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Learn how to read and translate technical manuals, research publications, and reference works. This two-volume set is designed to help the intermediate-level learner of Japanese build a technical vocabulary, reinforce understanding of frequently used grammatical patterns, improve reading comprehension, and practice translating technical passages. The glossary in volume 2 clarifies words and phrases that often puzzle beginning readers.
The sample readings on technical topics are drawn from a broad range of specialties, from mathematics and computer science to electronics and polymer science. The initial grammar lesson and the first nine field-specific lessons constitute the common core to be used by all instructors or students. Topics of interest from the remaining thirty-one field-specific lessons may be selected to produce a customized course of study. Intermediate Technical Japanese is designed to fulfill a typical two-semester sequence.
Volume 1 contains:
o information about 600 key kanji
o explanations of 100 important grammatical patterns
o more than 700 scientific or technical essays
o an index of the grammatical patterns.
Volume 2 contains:
o a complete glossary
Dag Norberg's analysis and interpretation of Medieval Latin versification, which was published in French in 1958 and remains the standard work on the subject, appears here for the first time in English with a detailed, scholarly introduction by Jan Ziolkowski that reviews the developments of the past fifty years.
Essays in Drama, Performance, and Show Business
While Yiddish theater is best known as popular entertainment, it has been shaped by its creators’ responses to changing social and political conditions. Inventing the Modern Yiddish Stage: Essays in Drama, Performance, and Show Business showcases the diversity of modern Yiddish theater by focusing on the relentless and far-ranging capacity of its performers, producers, critics, and audiences for self-invention. Editors Joel Berkowitz and Barbara Henry have assembled essays from leading scholars that trace the roots of modern Yiddish drama and performance in nineteenth-century Eastern Europe and span a century and a half and three continents, beyond the heyday of a Yiddish stage that was nearly eradicated by the Holocaust, to its post-war life in Western Europe and Israel. Each chapter takes its own distinct approach to its subject and is accompanied by an appendix consisting of primary material, much of it available in English translation for the first time, to enrich readers’ appreciation of the issues explored and also to serve as supplementary classroom texts. Chapters explore Yiddish theater across geography—from Poland and Russia to France, the United States, Argentina, and Israel and Palestine. Readers will spend time with notable individuals and troupes; meet creators, critics, and audiences; sample different dramatic genres; and learn about issues that preoccupied both artists and audiences. The final section presents an extensive bibliography of book-length works and scholarly articles on Yiddish drama and theater, the most comprehensive resource of its kind available. Collectively these essays illuminate the modern Yiddish stage as a phenomenon that was constantly reinventing itself and simultaneously examining and questioning that very process. Scholars of Jewish performance and those interested in theater history will appreciate this wide-ranging volume.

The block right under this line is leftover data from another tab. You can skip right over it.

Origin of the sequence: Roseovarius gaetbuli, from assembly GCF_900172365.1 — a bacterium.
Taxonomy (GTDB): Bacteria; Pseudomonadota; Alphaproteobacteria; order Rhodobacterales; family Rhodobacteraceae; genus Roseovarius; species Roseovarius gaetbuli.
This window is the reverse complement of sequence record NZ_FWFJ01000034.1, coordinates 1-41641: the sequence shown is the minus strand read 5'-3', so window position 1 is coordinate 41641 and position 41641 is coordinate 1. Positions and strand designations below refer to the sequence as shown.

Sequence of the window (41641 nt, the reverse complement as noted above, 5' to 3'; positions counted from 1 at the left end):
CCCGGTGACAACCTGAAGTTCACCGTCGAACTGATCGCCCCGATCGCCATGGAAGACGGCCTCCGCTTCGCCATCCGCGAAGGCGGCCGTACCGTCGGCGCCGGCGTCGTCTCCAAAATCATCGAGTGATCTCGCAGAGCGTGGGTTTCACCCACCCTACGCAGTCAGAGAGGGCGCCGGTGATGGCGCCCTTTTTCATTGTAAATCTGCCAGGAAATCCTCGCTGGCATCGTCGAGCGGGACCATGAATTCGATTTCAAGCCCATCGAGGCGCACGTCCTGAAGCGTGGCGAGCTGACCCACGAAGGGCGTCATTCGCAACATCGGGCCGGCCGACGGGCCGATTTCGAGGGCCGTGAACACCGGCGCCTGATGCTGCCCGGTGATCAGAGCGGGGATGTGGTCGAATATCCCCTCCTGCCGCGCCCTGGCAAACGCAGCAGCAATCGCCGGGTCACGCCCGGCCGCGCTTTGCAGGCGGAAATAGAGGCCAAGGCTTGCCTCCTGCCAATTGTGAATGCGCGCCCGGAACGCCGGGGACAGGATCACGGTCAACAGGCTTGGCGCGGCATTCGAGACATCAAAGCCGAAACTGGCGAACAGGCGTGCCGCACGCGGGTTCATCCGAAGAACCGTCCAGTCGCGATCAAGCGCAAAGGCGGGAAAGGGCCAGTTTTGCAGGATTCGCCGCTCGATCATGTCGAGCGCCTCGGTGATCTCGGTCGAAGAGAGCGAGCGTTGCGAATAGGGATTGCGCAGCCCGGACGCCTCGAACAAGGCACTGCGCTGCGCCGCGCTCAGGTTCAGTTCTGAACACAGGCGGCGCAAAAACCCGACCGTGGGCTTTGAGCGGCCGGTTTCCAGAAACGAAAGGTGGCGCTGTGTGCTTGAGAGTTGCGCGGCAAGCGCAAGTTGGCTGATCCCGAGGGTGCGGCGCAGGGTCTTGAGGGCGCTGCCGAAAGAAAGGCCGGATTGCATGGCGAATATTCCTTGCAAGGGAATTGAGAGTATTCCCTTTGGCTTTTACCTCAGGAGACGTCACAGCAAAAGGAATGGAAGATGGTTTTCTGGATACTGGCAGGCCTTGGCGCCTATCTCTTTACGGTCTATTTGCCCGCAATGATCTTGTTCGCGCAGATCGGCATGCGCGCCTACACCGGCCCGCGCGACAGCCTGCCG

In healthcare, the accuracy of interpretation is the most critical component of safe and effective communication between providers and patients in medical settings characterized by language and cultural barriers. Although medical education should prepare healthcare providers for common issues they will face in practice, their training often does not adequately teach the communication skills necessary to work with patients who use interpreters. This new volume in the Studies in Interpretation series addresses critical topics in communication in healthcare settings around the world. Investigations in Healthcare Interpreting consists of ten chapters contributed by a broad array of international scholars. They address topics as diverse as the co-construction of medical conversation between interlocutors, healthcare interpretation in Ireland, and how interpreters make requests for clarification in their work. Using a variety of methodological approaches including ethnography, questionnaires, observation, and diary accounts, these scholars report on trials of simultaneous video interpreting in Austrian hospitals; direct, interpreted, and translated healthcare information for Australian deaf people; the interpretation of medical interview questions from English into ASL; and specialized psychological/psychiatric diagnostic tests for deaf and hard of hearing clients. Researchers, practitioners, and students, as well as all healthcare professionals, will find this volume to be an invaluable resource.
The Itzaj Maya language is a member of the Yukatekan Maya language family spoken in the lowlands of Guatemala, Mexico, and Belize, a family that includes Maya, Mopan, and Lakantum. Many classic Maya hieroglyphic texts were written in an earlier form of these languages, as were many important colonial documents. In addition to being a valuable record of ancient language, Andrew Hofling’s Itzaj Maya Grammar contributes greatly to the study of these older documents.
This exemplary grammar completes a basic documentation that began with Itzaj Maya Texts and Itzaj Maya-Spanish-English Dictionary. It’s coverage of the linguistic structures of Itzaj includes the phonological, morphophonological, and syntactic structures. Each morphological and grammatical construction is carefully explained, with additional examples of each construction included.